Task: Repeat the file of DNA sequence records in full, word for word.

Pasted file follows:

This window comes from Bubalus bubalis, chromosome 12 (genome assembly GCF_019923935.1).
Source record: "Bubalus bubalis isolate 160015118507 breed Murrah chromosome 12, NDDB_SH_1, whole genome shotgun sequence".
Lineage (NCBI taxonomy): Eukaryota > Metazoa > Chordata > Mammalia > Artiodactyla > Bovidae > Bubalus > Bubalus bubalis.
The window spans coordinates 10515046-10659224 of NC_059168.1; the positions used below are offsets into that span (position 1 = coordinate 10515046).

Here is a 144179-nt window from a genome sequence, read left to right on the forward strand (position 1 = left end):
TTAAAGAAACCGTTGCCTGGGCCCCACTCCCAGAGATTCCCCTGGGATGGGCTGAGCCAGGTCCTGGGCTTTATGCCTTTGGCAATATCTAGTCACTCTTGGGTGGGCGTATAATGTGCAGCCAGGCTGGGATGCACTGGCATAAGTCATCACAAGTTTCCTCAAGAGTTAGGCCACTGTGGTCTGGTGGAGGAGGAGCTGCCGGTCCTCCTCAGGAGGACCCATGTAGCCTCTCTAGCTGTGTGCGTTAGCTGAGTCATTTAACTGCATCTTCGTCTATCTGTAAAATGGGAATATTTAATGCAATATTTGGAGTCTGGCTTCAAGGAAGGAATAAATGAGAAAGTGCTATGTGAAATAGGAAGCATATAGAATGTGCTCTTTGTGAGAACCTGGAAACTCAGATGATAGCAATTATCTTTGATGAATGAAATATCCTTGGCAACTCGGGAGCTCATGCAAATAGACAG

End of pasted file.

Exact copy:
This window comes from Bubalus bubalis, chromosome 12 (genome assembly GCF_019923935.1).
Source record: "Bubalus bubalis isolate 160015118507 breed Murrah chromosome 12, NDDB_SH_1, whole genome shotgun sequence".
Lineage (NCBI taxonomy): Eukaryota > Metazoa > Chordata > Mammalia > Artiodactyla > Bovidae > Bubalus > Bubalus bubalis.
The window spans coordinates 10515046-10659224 of NC_059168.1; the positions used below are offsets into that span (position 1 = coordinate 10515046).

Here is a 144179-nt window from a genome sequence, read left to right on the forward strand (position 1 = left end):
TTAAAGAAACCGTTGCCTGGGCCCCACTCCCAGAGATTCCCCTGGGATGGGCTGAGCCAGGTCCTGGGCTTTATGCCTTTGGCAATATCTAGTCACTCTTGGGTGGGCGTATAATGTGCAGCCAGGCTGGGATGCACTGGCATAAGTCATCACAAGTTTCCTCAAGAGTTAGGCCACTGTGGTCTGGTGGAGGAGGAGCTGCCGGTCCTCCTCAGGAGGACCCATGTAGCCTCTCTAGCTGTGTGCGTTAGCTGAGTCATTTAACTGCATCTTCGTCTATCTGTAAAATGGGAATATTTAATGCAATATTTGGAGTCTGGCTTCAAGGAAGGAATAAATGAGAAAGTGCTATGTGAAATAGGAAGCATATAGAATGTGCTCTTTGTGAGAACCTGGAAACTCAGATGATAGCAATTATCTTTGATGAATGAAATATCCTTGGCAACTCGGGAGCTCATGCAAATAGACAG